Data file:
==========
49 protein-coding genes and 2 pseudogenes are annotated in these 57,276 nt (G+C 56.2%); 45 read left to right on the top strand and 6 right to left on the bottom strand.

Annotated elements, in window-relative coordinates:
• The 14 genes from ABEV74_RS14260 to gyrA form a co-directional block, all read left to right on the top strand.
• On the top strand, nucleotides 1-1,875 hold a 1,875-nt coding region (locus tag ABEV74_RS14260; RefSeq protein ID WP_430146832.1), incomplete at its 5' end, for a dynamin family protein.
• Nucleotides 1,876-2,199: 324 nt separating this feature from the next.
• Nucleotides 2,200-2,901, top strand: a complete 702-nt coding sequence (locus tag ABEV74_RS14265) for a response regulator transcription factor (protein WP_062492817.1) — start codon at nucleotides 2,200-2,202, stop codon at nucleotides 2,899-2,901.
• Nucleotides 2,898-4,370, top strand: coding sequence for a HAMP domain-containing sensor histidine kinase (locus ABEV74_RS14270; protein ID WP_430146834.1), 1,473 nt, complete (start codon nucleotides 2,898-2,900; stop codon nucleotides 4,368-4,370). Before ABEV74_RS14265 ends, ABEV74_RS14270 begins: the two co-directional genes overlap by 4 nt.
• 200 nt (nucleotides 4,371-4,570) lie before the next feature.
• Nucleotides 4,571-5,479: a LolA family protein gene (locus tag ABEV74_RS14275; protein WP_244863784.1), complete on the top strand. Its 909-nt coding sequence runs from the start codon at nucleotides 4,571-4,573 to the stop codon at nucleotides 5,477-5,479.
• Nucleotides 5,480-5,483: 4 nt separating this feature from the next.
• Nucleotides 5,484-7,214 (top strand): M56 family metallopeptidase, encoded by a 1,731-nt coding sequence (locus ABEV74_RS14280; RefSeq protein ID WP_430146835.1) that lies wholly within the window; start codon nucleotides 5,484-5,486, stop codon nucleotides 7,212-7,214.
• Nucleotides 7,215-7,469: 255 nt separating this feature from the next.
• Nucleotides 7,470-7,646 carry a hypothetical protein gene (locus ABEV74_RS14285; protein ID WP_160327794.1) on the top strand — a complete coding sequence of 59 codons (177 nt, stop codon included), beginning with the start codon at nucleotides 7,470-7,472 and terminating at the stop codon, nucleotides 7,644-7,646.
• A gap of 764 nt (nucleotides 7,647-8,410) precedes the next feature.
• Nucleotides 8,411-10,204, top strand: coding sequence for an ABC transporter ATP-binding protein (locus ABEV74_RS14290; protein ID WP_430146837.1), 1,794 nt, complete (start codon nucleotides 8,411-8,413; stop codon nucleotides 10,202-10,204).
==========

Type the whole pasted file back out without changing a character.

49 protein-coding genes and 2 pseudogenes are annotated in these 57,276 nt (G+C 56.2%); 45 read left to right on the top strand and 6 right to left on the bottom strand.

Annotated elements, in window-relative coordinates:
• The 14 genes from ABEV74_RS14260 to gyrA form a co-directional block, all read left to right on the top strand.
• On the top strand, nucleotides 1-1,875 hold a 1,875-nt coding region (locus tag ABEV74_RS14260; RefSeq protein ID WP_430146832.1), incomplete at its 5' end, for a dynamin family protein.
• Nucleotides 1,876-2,199: 324 nt separating this feature from the next.
• Nucleotides 2,200-2,901, top strand: a complete 702-nt coding sequence (locus tag ABEV74_RS14265) for a response regulator transcription factor (protein WP_062492817.1) — start codon at nucleotides 2,200-2,202, stop codon at nucleotides 2,899-2,901.
• Nucleotides 2,898-4,370, top strand: coding sequence for a HAMP domain-containing sensor histidine kinase (locus ABEV74_RS14270; protein ID WP_430146834.1), 1,473 nt, complete (start codon nucleotides 2,898-2,900; stop codon nucleotides 4,368-4,370). Before ABEV74_RS14265 ends, ABEV74_RS14270 begins: the two co-directional genes overlap by 4 nt.
• 200 nt (nucleotides 4,371-4,570) lie before the next feature.
• Nucleotides 4,571-5,479: a LolA family protein gene (locus tag ABEV74_RS14275; protein WP_244863784.1), complete on the top strand. Its 909-nt coding sequence runs from the start codon at nucleotides 4,571-4,573 to the stop codon at nucleotides 5,477-5,479.
• Nucleotides 5,480-5,483: 4 nt separating this feature from the next.
• Nucleotides 5,484-7,214 (top strand): M56 family metallopeptidase, encoded by a 1,731-nt coding sequence (locus ABEV74_RS14280; RefSeq protein ID WP_430146835.1) that lies wholly within the window; start codon nucleotides 5,484-5,486, stop codon nucleotides 7,212-7,214.
• Nucleotides 7,215-7,469: 255 nt separating this feature from the next.
• Nucleotides 7,470-7,646 carry a hypothetical protein gene (locus ABEV74_RS14285; protein ID WP_160327794.1) on the top strand — a complete coding sequence of 59 codons (177 nt, stop codon included), beginning with the start codon at nucleotides 7,470-7,472 and terminating at the stop codon, nucleotides 7,644-7,646.
• A gap of 764 nt (nucleotides 7,647-8,410) precedes the next feature.
• Nucleotides 8,411-10,204, top strand: coding sequence for an ABC transporter ATP-binding protein (locus ABEV74_RS14290; protein ID WP_430146837.1), 1,794 nt, complete (start codon nucleotides 8,411-8,413; stop codon nucleotides 10,202-10,204).